Sound Off

I came across some signals on ramps along Interstate 435 the other day. How do those things work? I’m not sure how to react to these things.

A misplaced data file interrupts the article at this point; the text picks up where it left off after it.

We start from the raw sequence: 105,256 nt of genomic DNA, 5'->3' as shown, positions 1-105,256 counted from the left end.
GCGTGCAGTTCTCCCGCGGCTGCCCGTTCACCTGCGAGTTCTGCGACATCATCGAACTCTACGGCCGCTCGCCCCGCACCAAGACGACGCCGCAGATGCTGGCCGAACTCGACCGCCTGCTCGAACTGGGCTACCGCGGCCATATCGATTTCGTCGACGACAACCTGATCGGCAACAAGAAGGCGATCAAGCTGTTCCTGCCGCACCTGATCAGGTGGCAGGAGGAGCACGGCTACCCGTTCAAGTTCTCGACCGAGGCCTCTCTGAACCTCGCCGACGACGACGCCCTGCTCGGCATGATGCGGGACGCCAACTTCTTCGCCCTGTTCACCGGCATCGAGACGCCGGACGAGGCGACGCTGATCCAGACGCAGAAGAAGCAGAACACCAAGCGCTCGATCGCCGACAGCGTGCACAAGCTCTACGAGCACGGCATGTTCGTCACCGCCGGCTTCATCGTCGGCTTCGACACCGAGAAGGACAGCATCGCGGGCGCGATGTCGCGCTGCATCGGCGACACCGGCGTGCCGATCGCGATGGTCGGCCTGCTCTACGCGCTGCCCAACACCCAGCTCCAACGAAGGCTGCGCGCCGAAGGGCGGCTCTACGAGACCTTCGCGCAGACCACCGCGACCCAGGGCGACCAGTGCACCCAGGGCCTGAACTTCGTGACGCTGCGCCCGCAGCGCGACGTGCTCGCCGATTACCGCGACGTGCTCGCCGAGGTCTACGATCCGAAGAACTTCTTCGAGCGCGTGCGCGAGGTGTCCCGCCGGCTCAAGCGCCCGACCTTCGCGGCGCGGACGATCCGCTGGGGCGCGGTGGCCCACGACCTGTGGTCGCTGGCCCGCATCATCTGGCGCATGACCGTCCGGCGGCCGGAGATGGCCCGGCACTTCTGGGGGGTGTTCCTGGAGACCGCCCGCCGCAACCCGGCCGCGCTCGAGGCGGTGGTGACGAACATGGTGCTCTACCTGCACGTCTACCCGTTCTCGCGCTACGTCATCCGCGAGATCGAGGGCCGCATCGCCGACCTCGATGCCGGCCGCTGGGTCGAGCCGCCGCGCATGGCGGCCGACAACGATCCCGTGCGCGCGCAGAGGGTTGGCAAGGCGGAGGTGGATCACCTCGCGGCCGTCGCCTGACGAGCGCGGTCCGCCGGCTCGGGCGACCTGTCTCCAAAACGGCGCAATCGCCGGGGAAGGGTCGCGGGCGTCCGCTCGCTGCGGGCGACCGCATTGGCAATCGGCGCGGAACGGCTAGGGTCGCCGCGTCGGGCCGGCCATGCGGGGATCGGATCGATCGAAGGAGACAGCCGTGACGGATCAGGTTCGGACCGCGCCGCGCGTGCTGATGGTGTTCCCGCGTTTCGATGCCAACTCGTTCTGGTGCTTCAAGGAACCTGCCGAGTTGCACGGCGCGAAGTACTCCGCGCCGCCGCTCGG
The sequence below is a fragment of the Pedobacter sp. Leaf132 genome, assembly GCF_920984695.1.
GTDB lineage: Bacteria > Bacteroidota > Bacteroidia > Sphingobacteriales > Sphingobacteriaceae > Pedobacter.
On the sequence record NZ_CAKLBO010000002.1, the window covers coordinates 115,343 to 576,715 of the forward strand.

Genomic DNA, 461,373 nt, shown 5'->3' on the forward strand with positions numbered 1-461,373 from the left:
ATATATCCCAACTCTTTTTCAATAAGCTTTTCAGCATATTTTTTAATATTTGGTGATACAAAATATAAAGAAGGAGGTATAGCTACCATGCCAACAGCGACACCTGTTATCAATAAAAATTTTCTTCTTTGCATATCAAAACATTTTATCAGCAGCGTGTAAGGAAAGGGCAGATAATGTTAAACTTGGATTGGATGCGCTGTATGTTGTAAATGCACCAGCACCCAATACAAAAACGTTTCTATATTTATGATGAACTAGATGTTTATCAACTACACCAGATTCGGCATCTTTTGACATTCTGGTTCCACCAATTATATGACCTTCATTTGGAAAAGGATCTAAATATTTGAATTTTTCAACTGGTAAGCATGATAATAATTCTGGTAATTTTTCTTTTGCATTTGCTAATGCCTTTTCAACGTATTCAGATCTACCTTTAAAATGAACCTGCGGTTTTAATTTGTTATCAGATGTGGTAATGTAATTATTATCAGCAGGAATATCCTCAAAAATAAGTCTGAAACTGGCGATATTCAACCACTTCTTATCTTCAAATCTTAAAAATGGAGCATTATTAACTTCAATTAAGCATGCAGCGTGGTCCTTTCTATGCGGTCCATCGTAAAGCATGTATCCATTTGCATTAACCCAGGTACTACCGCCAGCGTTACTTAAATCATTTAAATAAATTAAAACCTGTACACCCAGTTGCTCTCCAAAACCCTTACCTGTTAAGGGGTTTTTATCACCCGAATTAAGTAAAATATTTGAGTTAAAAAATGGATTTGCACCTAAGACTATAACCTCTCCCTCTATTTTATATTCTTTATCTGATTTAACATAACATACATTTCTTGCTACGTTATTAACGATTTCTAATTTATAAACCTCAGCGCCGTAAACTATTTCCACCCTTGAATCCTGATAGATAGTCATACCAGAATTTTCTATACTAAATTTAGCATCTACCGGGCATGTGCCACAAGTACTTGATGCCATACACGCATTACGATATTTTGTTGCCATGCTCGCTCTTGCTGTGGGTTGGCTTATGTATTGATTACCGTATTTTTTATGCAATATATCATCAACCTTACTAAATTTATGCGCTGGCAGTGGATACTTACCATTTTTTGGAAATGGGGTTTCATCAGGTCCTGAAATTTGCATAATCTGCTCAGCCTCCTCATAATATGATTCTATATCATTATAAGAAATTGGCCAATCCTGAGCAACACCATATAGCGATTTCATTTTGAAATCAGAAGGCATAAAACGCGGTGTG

Here’s some advice from the folks at Kansas City Scout, which involves state transportation officials on both sides of the state line: • Pull up to the white stop bar marking on the pavement, where a sign tells drivers to “Stop Here on Red.” Pavement sensors detect vehicles there. If a vehicle does not pull up to the stop bar, the light will not cycle from red to green because it does not sense a vehicle. • Once at the stop bar, look at the lower of two signal heads. The top one is for approaching drivers. • At two-lane ramps, pay attention to the signal designated for your lane. If a motorist is in the right lane, observe the signal on the right. If a motorist is in the left lane, observe the signal on the left. • Obey lane assignments and signs that designate “one car per green” or “two cars per green.” Otherwise, you could be cited for a traffic violation — on top of slowing down traffic flow. • A “dark” signal means go. If yellow flashing beacons are not lit, and ramp meter signals are dark, do not stop on the ramp.


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